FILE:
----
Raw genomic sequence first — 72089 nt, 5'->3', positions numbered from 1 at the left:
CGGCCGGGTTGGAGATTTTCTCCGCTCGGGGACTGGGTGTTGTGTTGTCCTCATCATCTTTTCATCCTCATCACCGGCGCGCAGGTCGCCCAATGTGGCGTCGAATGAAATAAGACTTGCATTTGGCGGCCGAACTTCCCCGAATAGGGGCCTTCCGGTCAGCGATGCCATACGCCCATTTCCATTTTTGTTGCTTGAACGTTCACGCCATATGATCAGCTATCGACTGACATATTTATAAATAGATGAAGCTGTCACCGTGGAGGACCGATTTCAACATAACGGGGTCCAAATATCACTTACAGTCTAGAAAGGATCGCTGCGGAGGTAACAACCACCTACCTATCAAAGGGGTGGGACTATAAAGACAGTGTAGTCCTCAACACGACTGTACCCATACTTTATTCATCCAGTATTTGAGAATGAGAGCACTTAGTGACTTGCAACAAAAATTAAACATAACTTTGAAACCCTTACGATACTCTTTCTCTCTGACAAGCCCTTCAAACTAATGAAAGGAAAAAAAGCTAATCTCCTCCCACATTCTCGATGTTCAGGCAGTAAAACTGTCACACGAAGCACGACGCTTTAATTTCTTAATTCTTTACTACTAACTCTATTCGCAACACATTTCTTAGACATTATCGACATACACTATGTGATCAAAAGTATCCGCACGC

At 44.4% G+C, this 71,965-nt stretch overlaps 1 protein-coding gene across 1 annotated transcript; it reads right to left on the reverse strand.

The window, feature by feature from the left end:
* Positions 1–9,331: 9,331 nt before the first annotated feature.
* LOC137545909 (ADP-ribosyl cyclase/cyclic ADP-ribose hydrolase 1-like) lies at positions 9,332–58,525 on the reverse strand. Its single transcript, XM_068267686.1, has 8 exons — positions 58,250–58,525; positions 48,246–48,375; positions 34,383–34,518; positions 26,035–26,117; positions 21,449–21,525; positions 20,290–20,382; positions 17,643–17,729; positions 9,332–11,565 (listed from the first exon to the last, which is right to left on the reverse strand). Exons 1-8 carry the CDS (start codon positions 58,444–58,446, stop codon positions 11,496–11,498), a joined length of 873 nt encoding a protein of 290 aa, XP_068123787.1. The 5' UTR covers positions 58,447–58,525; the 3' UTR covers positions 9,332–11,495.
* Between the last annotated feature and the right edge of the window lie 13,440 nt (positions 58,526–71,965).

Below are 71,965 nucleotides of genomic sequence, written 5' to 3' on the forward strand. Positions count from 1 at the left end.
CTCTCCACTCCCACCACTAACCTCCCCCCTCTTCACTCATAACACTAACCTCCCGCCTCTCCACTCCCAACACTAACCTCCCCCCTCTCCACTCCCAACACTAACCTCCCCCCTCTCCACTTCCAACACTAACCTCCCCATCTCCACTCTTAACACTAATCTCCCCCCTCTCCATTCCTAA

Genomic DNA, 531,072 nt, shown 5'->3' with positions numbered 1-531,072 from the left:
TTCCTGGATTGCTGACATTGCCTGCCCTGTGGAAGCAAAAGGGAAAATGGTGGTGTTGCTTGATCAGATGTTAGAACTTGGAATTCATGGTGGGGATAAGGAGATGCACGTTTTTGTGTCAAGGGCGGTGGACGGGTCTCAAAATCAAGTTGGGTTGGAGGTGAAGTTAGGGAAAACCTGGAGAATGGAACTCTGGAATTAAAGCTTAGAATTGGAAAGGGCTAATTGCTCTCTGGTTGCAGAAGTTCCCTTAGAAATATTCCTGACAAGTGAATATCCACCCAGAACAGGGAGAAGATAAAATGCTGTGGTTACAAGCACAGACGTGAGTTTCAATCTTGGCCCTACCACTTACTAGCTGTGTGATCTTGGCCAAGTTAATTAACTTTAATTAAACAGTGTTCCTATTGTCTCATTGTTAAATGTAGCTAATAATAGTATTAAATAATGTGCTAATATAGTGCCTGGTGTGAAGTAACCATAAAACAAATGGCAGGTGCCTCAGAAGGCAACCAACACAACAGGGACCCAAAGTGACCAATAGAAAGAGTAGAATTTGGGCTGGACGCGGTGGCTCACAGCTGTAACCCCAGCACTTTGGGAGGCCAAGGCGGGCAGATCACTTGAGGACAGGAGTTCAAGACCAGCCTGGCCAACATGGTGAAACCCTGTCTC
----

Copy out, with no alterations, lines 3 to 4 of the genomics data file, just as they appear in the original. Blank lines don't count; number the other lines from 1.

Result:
At 44.4% G+C, this 71,965-nt stretch overlaps 1 protein-coding gene across 1 annotated transcript; it reads right to left on the reverse strand.

The window, feature by feature from the left end: